~ with Sunshine Coast celebrant, Kari ~
This year was the tenth anniversary of an extraordinary pilgrimage; the Long Yarra Walk, as told in Maya Ward’s book The Comfort of Water.
She says of her book,
” The Comfort of Water: A River Pilgrimage is the story of my three-week journey along the Yarra River. I walked from the sea to the source, through city, forest, farmland, following an ancient songline. In the book I tell of those 21 days and 20 nights, but since it was a journey through my home city, a place I’d lived all my life, I also include anecdotes from before and after the pilgrimage…“
The book begins:
“Walk the path
And journey to the source
These are not metaphors
They are instructions”
image from Maya Ward’s website.
This modern reinvention or re-exploration of pilgrimage explored the lessons of River. River can teach the importance of the path of water, and all who live along it’s way. River teaches history and story; connection to place, the importance of flow.
The ritual of walking a path evokes extraordinary learning, deep understanding and great forgiveness. This is pilgrimage.
Maya’s book is both a true tale and a guidebook for path. I loved following her journey as I imagined my own.
Recently a kindergarten teacher was inspired to use Maya’s text as a guide for a program of education for very young children. A film was made about their learning. Songlines of the Yarra, is an 8 minute short film which explores the children’s intimate relationship with the Yarra River and their sense of belonging to time and place. It has been selected to screen at the Little Big Shots International Film Festival for Kids, Australia’s major annual and travelling children’s film festival.
Maya is my friend. She has also been a mentor for me in the field of ritual. We met at a wonderful community ritual celebration some dozen or so years ago. The community event was the annual Return of the Sacred Kingfisher Festival held at CERES in Victoria. We were both a part of the artistic team who created the event. Maya inspires me always to do better, and to think more. She is one of the most connected people I have ever met when it comes to understanding place, and environment; deep ecology and connection. Maya helps me to understand the importance of ritual, and the many layers of ritual.
Let me diverge
…to tell the story of a creek.
The Merri Creek runs into the Yarra River not far from the centre of Melbourne. A twenty minute tram ride will get you there. Maya took much longer walking the river trail, for the Yarra winds around many bends through the city before you come to Merri Creek.
Decades ago the poor Merri had been reduced to a trickle such was the degradation of the environment. Industry poured raw effluent from pipes directly into the creek. The steep banks had been denuded of vegetation. It was used as a tip. The creek could not flow any more.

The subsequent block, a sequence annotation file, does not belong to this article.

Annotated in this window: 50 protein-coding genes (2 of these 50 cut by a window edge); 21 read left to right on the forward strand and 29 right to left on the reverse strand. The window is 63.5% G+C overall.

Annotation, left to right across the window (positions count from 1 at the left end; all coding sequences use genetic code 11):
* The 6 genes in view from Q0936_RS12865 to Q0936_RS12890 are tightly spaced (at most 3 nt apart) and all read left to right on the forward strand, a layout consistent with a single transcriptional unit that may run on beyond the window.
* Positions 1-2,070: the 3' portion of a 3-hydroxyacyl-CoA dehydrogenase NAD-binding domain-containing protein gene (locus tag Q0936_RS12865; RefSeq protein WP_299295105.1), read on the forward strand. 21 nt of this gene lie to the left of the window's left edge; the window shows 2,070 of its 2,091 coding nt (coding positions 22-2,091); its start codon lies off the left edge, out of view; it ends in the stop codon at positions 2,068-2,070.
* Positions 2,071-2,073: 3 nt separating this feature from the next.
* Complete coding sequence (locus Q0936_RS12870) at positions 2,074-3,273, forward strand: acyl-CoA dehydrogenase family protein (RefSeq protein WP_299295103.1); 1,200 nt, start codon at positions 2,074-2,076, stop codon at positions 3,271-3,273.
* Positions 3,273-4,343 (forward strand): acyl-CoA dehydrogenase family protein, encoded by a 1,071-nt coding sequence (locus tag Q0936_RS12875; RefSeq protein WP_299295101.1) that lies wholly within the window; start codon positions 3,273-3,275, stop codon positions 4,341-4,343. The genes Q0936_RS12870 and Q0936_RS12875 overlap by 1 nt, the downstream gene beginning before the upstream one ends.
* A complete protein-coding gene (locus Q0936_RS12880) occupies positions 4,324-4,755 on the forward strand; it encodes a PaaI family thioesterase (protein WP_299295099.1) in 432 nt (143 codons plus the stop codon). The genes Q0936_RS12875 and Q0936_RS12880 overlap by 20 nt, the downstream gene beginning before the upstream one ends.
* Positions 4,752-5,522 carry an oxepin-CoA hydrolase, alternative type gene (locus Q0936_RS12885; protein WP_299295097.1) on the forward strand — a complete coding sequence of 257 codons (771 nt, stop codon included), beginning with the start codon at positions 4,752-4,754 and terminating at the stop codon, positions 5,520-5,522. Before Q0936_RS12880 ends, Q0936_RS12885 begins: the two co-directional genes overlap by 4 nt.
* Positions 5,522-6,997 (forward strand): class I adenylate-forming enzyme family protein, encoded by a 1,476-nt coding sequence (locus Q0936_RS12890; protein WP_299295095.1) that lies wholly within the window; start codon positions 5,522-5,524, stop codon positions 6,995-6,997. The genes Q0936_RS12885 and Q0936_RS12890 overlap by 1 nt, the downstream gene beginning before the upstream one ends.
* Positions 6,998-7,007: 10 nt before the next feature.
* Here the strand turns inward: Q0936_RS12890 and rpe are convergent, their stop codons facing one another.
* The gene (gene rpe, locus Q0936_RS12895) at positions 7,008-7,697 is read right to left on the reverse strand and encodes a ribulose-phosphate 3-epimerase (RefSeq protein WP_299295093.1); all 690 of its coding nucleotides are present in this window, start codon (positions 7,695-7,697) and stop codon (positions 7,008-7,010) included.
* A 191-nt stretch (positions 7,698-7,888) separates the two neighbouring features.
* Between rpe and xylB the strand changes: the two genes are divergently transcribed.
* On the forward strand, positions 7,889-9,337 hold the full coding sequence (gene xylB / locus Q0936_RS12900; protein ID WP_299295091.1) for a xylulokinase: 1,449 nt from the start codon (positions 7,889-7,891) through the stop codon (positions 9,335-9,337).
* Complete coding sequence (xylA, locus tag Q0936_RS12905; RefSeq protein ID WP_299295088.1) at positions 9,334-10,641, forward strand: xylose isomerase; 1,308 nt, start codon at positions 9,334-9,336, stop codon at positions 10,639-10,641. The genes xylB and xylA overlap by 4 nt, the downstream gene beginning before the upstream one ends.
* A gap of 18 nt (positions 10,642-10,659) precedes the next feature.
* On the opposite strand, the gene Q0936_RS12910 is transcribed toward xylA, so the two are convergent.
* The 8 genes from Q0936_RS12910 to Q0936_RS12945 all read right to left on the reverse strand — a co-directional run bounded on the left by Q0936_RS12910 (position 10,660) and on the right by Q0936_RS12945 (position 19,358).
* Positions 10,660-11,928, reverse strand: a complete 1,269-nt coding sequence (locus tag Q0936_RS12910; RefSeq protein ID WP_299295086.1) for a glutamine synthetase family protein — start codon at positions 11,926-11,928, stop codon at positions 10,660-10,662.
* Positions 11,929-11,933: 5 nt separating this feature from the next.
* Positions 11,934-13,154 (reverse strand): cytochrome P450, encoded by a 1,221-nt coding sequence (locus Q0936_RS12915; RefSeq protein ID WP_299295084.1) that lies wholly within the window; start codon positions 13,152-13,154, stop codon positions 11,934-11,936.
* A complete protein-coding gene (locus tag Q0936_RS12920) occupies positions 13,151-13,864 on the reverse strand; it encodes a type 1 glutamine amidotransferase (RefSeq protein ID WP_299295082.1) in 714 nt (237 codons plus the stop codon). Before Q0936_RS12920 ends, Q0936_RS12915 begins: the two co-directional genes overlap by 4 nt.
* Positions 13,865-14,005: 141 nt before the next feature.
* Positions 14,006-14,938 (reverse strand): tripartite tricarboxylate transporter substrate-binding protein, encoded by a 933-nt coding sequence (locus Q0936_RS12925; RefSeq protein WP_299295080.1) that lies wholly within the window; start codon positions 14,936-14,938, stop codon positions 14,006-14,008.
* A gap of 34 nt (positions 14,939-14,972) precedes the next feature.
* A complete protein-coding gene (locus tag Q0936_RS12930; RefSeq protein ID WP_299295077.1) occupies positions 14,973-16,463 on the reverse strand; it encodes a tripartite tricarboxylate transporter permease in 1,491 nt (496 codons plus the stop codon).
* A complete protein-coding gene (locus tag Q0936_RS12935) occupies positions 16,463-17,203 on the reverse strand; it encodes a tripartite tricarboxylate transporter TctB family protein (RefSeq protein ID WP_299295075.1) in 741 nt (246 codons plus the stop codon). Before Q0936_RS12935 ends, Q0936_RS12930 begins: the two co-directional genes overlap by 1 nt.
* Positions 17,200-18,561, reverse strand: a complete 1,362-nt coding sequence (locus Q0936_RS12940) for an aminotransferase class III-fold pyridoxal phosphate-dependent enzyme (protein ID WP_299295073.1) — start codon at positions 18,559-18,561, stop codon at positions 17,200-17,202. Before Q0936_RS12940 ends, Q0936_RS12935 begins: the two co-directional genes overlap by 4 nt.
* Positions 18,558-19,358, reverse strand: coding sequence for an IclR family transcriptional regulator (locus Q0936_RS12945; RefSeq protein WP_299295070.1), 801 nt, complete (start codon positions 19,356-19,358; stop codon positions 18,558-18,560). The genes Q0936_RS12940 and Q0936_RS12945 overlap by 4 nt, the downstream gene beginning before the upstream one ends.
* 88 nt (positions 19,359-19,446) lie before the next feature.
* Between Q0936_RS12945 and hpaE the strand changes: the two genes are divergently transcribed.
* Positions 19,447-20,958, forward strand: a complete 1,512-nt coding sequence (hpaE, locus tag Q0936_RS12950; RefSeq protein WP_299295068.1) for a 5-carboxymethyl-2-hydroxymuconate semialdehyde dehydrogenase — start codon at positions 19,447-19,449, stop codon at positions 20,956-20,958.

Sacred Kingfisher’s cry had not been heard along the creek for many years. He had simply flown away. Wouldn’t you?
A community turned their love to the creek and put a stop to the decline of the Merri. The clean up began with bulldozers to remove the rusted car-bodies, rubber tyres and discarded washing machines from the creek bed. Work continues to this day with countless hours by community volunteers, revegetating, weeding, caring.
One day the Kingfisher was heard along the Merri again. Ki Ki Ki Ki They had returned!
The Return of the Sacred Kingfisher Festival is an annual community celebration welcoming the Sacred Kingfisher back to its original habitat, along the banks of the Merri Creek in Brunswick. For the CERES community, the Sacred Kingfisher bird has become a symbol of “hope” connecting people and place. It is a community ritual and a working relationship or collaboration with the Wurundjeri people, various cultural communities and performers of all ages and abilities. As long as the Kingfisher returns each year in Spring, it is a sign that we are taking care of our local environment and the home of the Sacred Kingfisher.
The Sacred Kingfisher on it’s annual migration also stops at the Sunshine Coast, my home of twenty years. Each year I measure the first day of Spring, from the first urgent call of the Kingfisher in my tiny forested garden. It was the Kingfisher festival, and this team of artists who taught me most about ritual and celebration. I bring this experience to all of my work as a celebrant.
Kingfisher follows River. Waterways are the arteries of our land. River and Creek are characters in our lives. Ritual can connect us to these pathways. Kingfisher invites us in.